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Help me robotic ponter

  1. Jul 21, 2005 #1
    help me!!!!! robotic ponter

    hi all!
    I am currnenty working on a robotic pointer that can point any point in a x, y coordinate plane. for this i am using a structure with two platforms one on another. the platform at the bottom is attached with the platform on top of it. while one platform rotates in the x axis another rotates in the y axis. thus enabling me to get all points. the pointer must point using polar coordinates, that is using degrees. I am trying to mechanize and computerize this here i am suffering some problems.
    1. how can i turn the platform by degrees accurately? (a small mistake and the point will not be marked properly) for trying to turn the platform should i use gears? if so what will be the best ratio to turn by .5 or 1 degrees?
    2. can stepper motors help? My sir adviced me to use them but i have no proper idea how to implement them.
    3. how can i computerize it? i am aware of using serial port for interface and have already gone through many circuits but without the above solved the rest is in vain.

    Hope u will help and suggest me.
    Thanks in advance for the help.

    -Benzun
     
  2. jcsd
  3. Jul 21, 2005 #2

    berkeman

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    Staff: Mentor

    You would normally use stepper motors to move your platforms. You can use gearing or "micro-steps" to get finer resolution than the simple stepper can give you. Here are a couple links:

    http://www.netmotion.com/htm_files/mc_motor_dmicro.htm (vendor of stepper motors)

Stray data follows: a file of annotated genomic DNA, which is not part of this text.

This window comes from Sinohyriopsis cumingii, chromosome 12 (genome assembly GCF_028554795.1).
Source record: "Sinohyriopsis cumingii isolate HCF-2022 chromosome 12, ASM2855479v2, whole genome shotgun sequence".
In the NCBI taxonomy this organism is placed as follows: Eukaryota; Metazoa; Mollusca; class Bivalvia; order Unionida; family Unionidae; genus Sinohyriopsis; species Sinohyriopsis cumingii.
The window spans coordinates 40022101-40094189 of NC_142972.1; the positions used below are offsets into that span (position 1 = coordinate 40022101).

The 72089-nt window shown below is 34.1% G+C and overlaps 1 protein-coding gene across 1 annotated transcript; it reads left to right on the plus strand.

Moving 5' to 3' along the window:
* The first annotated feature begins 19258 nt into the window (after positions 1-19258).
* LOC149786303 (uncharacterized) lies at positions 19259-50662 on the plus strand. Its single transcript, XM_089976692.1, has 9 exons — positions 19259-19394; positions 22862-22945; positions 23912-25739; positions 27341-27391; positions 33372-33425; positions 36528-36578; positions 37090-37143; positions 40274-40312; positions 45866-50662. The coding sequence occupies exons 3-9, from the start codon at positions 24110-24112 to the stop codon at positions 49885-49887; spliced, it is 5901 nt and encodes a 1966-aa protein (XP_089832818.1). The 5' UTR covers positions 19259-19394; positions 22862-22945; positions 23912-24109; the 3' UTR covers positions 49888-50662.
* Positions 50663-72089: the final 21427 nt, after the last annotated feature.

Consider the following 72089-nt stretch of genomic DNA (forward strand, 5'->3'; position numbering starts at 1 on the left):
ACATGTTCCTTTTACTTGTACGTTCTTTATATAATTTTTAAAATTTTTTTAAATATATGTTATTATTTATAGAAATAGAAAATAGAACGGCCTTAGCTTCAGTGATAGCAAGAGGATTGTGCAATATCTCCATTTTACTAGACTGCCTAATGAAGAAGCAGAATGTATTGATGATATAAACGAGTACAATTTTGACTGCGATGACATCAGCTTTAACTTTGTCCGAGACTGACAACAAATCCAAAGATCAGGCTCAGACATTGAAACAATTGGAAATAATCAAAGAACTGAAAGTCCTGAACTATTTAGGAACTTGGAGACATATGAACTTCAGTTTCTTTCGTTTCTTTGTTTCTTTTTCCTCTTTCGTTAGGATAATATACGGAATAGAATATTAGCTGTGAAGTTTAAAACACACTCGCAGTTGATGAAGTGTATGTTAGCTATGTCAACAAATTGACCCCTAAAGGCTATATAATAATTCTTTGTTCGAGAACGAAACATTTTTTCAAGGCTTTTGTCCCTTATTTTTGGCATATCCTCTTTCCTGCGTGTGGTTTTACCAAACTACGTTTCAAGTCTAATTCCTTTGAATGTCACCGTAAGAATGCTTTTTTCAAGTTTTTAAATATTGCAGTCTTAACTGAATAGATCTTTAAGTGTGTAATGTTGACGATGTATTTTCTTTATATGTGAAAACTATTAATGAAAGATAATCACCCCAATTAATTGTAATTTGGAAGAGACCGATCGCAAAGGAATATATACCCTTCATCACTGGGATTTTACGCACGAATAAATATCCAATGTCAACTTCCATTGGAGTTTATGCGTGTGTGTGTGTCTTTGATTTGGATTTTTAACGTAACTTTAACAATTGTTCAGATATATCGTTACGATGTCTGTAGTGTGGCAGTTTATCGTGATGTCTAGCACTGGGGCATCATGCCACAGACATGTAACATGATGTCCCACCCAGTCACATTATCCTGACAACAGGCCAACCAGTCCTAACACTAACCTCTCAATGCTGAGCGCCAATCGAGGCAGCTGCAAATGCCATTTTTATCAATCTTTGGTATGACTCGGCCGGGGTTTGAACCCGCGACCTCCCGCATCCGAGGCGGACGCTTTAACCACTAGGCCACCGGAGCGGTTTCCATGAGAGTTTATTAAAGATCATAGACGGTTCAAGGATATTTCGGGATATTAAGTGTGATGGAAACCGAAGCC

http://www.ams2000.com/stepping101.html (stepper motor basics)

    http://motion-controls.globalspec.com/Industrial-Directory/micro_stepper_motor (search on micro stepper motors)

    You could also use a servo motor technique to get finer resolution, but that is more tricky to design and get stable. You should be able to get an interface card for your PC to drive the stepper motors from National Instruments or B&B Electronics.
     
  4. Jul 21, 2005 #3

    berkeman

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    Staff: Mentor

  5. Jul 22, 2005 #4
    thanks

    you cleared a lot of doubt and helped me. i am thankful to u. i already got circuits that can control stepper motors from pc. Does stepper motor have enough troque to turn the disc? I am aware of noraml DC motor but these stepper motors are completely new to me (i am not a electronics student). Moreover i believe these stepper motor are also found in the computer electronic component i believe.
     
  6. Jul 22, 2005 #5
    even if i use stepper motor i believe i must use gears??????????????
     
  7. Jul 22, 2005 #6

    berkeman

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    Staff: Mentor

    That depends on the resolution that you want to get out of your system. A regular stepper motor has pretty coarse steps -- I think only a dozen or two per revolution. You have two choices if you need better resolution: gearing down, or using microstepper motors. The advantage of microsteppers is that you won't have the backlash that you get with a geared system when you change directions. The disadvantage is usually the cost of the microstepper motors, I think.

    One thing that has worked well for me in the past for linear positioning is to use a regular stepper motor and have it drive a long screw shaft with fine threads. Then you have a shaft coupler thing (I forget the name -- it has threads on the inside and you connect the outside to the moving stage -- it's kind of like a big precision nut) that is what drives the moving stage. With fine enough threads you don't get much backlash. And you can even calibrate the backlash out by measuring it and keeping track of it when you change direction. You'll also want limit switches at the ends of your linear travel, to static the stepper motor when its linear stage makes it to the end of its travel.

    I think you were focusing mainly on rotational stages, not linear stages, and gearing them down is harder usually. Microstepper motors would probably be the way for you to go. Again, just check the specifications for how many steps per revolution they can acheive, and compare that to the resolution that you hope to achieve. Good luck, -Mike-
     
  8. Jul 23, 2005 #7
    thanks for ur help
     
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